Other Community News

Ontario Expanding Learn and Stay Grant to Train More Health Care Workers

Province connecting over a dozen underserved and growing communities with more health care workers

The Ontario government is connecting over a dozen underserved and growing communities with more health care workers by expanding the Learn and Stay grant. The grant, which was announced in March 2022 for students who enrol in nursing programs, will also include paramedic and medical laboratory technologist programs in priority communities. Eligible students will receive full, upfront funding for tuition, books and other direct educational costs in return for working and caring for people in the region where they studied for a term of service after they graduate.

“Expanding Ontario’s Learn and Stay grant to include nurses, paramedics and med-techs in more underserved and growing communities is another innovative solution that’s connecting people to care, closer to home,” said Premier Doug Ford. “It’s also one more way we’re making sure that all Ontarians in every corner of the province, no matter where they live, have more convenient access to the care and support they need.”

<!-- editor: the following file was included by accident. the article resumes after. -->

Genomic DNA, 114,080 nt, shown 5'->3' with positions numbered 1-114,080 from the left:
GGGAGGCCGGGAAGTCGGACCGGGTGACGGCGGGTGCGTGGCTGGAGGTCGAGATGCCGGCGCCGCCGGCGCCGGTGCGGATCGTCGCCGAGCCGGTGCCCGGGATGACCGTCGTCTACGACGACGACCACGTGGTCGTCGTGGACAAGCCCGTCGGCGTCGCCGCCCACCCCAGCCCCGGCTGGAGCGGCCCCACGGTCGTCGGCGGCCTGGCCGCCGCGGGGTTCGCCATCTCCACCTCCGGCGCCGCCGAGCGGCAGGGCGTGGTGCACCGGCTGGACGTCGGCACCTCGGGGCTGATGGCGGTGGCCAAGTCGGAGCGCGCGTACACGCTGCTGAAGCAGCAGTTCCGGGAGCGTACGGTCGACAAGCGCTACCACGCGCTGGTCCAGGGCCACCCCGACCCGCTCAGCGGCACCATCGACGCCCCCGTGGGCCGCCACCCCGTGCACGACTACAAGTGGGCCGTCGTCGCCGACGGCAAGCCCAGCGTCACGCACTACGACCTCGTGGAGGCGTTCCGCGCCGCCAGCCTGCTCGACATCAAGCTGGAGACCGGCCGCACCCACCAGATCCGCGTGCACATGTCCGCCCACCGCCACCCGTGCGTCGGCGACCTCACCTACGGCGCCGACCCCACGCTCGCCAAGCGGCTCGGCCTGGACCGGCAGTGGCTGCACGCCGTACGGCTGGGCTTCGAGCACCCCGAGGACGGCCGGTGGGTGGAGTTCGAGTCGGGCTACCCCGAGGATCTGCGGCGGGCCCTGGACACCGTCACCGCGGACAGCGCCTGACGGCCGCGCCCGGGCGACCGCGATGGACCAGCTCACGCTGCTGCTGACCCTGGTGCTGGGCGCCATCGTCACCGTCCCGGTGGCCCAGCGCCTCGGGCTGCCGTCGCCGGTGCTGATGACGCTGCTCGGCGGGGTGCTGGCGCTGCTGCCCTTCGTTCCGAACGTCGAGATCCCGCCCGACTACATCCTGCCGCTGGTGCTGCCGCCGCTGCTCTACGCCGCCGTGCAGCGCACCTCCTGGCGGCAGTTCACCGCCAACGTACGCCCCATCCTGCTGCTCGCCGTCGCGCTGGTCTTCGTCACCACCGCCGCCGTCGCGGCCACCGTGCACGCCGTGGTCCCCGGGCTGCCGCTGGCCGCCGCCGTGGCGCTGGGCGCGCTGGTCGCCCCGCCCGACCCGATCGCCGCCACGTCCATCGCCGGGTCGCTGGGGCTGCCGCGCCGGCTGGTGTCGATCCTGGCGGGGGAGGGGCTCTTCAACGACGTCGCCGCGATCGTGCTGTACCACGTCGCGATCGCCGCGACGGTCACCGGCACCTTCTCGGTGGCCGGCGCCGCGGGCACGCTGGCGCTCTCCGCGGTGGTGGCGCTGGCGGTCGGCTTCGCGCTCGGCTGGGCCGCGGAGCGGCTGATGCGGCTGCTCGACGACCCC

Grant applications for the 2023-24 academic year open this spring, targeting 2,500 postsecondary students who in enrol in the following programs and regions:

  • Nursing programs in northern, eastern and southwestern Ontario
  • Medical laboratory technologist/medical laboratory sciences programs in northern and southwestern Ontario
  • Paramedic programs in northern Ontario

“This is a historic investment in our students and in the future of our health care workforce in Ontario,” said Jill Dunlop, Minister of Colleges and Universities. “By providing targeted financial incentives to encourage students to learn and work in priority communities, the expanded Learn and Stay grant will ensure that our health care professionals get the training they need to make immediate impacts in local hospitals, long-term care homes and other health care facilities after they graduate.”

With more than 12,000 new nurses registering to work in Ontario last year – a record breaking year – and another 30,000 nurses studying at a college or university, the expanded Learn and Stay grant will continue to increase the number of health care workers providing care to people, closer to home.